Tool for validating sender address as spam-fighting technique?
Christopher Sean Hilton
chris at vindaloo.com
Wed Mar 14 03:30:25 UTC 2007
Chad Leigh -- Shire.Net LLC wrote:
> On Mar 13, 2007, at 6:00 PM, Christopher Sean Hilton wrote:
>> On Mon, 2007-03-12 at 12:00 -0400, Marcelo Maraboli wrote:
>>> I agree..... callbacks are not enough, you can reach a
>>> false conclusion, that´s why I use SPF along with callbacks...
>>> on the same message, my MX concludes:
>>> "you are sending email "from chad at shire.net", but shire.net
>>> says YOUR IP address is not allowed to send email on behalf
>>> of that domain, therefore YOU ARE FAKE/FORGED" ..---> reject
>> I'm not sure what you mean by callbacks but if that involves talking to
>> mx.example.com and trying to figure out if cmdr.sinclair at example.com is
>> a valid address go ahead. I would consider a mailserver that answers
>> that question a security risk as it is freely giving away information
>> about your domain without notifying you. For a long time my mx servers
>> would answer any such question in the affirmative regardless of whether
>> or not the mail account existed.
> Address verification callbacks take various forms, but the way exim does
> it by default is to attempt to start a DSN delivery to the address and
> if the RCPT TO is accepted it is affirmative. It is not usually use
> VRFY. Most address verification is done by attempting to start some
> sort of delivery to the address.
I'm assuming that DSN is Delivery Service Notification or return
receipt. If it is or if it somehow relies on the ability to deliver a
message via smtp to *@example.com then I don't see how it prevents spam.
>> As the above poster says SPF is the way to go. SPF gives the receiving
>> MTA a mechanism to vet inbound mail. For any combination of <mail
>> server> and <from address/from domain> there are three possible results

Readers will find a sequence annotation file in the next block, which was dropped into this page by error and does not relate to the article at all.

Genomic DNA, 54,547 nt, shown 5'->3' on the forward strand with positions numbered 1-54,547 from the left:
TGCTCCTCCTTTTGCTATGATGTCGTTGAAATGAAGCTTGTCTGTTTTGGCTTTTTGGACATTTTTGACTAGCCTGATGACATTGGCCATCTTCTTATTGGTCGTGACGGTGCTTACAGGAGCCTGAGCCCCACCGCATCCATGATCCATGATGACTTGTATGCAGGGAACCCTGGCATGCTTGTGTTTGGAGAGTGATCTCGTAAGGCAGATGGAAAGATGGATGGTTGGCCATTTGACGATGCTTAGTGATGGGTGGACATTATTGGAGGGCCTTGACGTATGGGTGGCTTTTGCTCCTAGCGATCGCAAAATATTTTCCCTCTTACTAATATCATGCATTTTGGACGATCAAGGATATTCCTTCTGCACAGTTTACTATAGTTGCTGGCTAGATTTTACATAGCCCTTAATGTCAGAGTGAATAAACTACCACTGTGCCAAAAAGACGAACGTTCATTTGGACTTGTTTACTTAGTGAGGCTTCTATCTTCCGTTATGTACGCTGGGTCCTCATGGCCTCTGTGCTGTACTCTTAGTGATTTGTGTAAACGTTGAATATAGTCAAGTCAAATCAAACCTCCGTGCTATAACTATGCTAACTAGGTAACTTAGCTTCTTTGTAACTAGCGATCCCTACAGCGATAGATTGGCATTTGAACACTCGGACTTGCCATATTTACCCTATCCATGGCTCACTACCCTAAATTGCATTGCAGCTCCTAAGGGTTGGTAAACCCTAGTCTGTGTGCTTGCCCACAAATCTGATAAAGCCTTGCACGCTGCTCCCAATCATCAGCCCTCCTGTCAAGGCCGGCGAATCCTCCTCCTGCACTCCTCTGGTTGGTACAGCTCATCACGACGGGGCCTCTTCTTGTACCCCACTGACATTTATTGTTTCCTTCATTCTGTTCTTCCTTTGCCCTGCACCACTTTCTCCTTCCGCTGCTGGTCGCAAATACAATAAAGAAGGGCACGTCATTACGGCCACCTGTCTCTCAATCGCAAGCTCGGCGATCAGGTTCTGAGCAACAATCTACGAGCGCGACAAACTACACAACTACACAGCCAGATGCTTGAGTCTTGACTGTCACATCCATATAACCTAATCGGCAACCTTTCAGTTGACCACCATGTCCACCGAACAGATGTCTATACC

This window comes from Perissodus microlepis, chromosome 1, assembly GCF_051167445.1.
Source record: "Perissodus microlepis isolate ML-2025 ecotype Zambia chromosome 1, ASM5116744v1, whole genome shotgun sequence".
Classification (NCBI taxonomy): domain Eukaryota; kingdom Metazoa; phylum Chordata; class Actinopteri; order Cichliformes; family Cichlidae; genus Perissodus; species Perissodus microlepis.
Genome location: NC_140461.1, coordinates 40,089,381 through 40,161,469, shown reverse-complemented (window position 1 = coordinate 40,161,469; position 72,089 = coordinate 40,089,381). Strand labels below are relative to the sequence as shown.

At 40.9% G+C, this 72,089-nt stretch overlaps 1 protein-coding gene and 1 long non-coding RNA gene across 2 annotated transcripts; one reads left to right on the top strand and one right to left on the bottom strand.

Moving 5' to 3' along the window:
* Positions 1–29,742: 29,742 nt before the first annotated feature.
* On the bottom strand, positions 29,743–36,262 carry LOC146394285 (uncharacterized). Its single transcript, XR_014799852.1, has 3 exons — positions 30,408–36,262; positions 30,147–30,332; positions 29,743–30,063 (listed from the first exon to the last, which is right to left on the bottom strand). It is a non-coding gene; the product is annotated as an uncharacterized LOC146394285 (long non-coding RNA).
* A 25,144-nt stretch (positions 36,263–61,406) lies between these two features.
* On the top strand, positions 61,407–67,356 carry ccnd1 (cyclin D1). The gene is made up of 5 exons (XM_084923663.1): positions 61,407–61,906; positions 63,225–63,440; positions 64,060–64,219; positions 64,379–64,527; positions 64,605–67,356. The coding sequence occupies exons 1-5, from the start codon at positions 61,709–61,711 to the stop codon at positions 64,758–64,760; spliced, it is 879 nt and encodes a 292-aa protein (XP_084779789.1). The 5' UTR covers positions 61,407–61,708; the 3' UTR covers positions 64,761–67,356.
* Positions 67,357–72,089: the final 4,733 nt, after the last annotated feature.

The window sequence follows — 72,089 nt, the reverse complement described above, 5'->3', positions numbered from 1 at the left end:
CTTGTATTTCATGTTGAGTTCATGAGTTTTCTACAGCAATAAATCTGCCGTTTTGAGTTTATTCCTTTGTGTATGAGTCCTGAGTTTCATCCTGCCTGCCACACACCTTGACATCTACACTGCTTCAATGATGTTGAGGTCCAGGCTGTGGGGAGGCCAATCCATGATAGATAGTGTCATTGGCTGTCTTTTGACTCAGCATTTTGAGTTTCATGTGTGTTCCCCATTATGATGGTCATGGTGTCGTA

>> from an SPF check: The server is allowed to send mail for the domain;
>> The server is not allowed to send mail for the domain; And I cannot tell
>> because the owner of the domain hasn't published an SPF record. The only
>> problem with SPF is that it's not more widely implemented so the third
>> response is sadly more common than the first two.
> I believe it also breaks when you have forwards.
I'm not sure that I would classify it as breakage. I always confuse
these but there is a problem with SPF vis-a-vis remails or old style
bounces of messages. The delivery from address specified as mail-from in
the smtp dialog and the envelope from specified in the mail's headers
will differ. And the one that SPF checks is the smtp dialog mail-from
address. So a spammer can setup SPF for his domain and mail will false
positive in the SPF check but the MTA can add a header which lists the
original sender. E.g. jrandomspammer at spamsource.com lists himself as the
sender of a mail and lists smtp.spamsource.com as a valid source of mail
for his domain. He crafts an email with a from address of
curry at example.com and fires is off to you. I'm fairly certain that my
MTA, postfix, will add an Original-Sender: jrandomspammer at spamsource.com
header to any message that comes in under these circumstances. I
wouldn't be surprised if my Bayes filter is keying on this header.
In the end internet email is built on a flawed protocol. It'd be great
if you could verify that the letter that you got passed was really sent
by the person who name was really sent in the mail-from part of the smtp
handshake but you can't. For my part I neither want to burden people who
want to send me email with the chore of having to vet themselves nor
wade through excessive amounts of spam. I greylist with spamd and then
filter with spamassassin and it's Bayes filter. I find that this
combination works very well at negligible cost to people who want to
send me mail. YMMV
__o "All I was doing was trying to get home from work."
_`\<,_ -Rosa Parks
Christopher Sean Hilton chris | at | vindaloo.com
More information about the freebsd-questions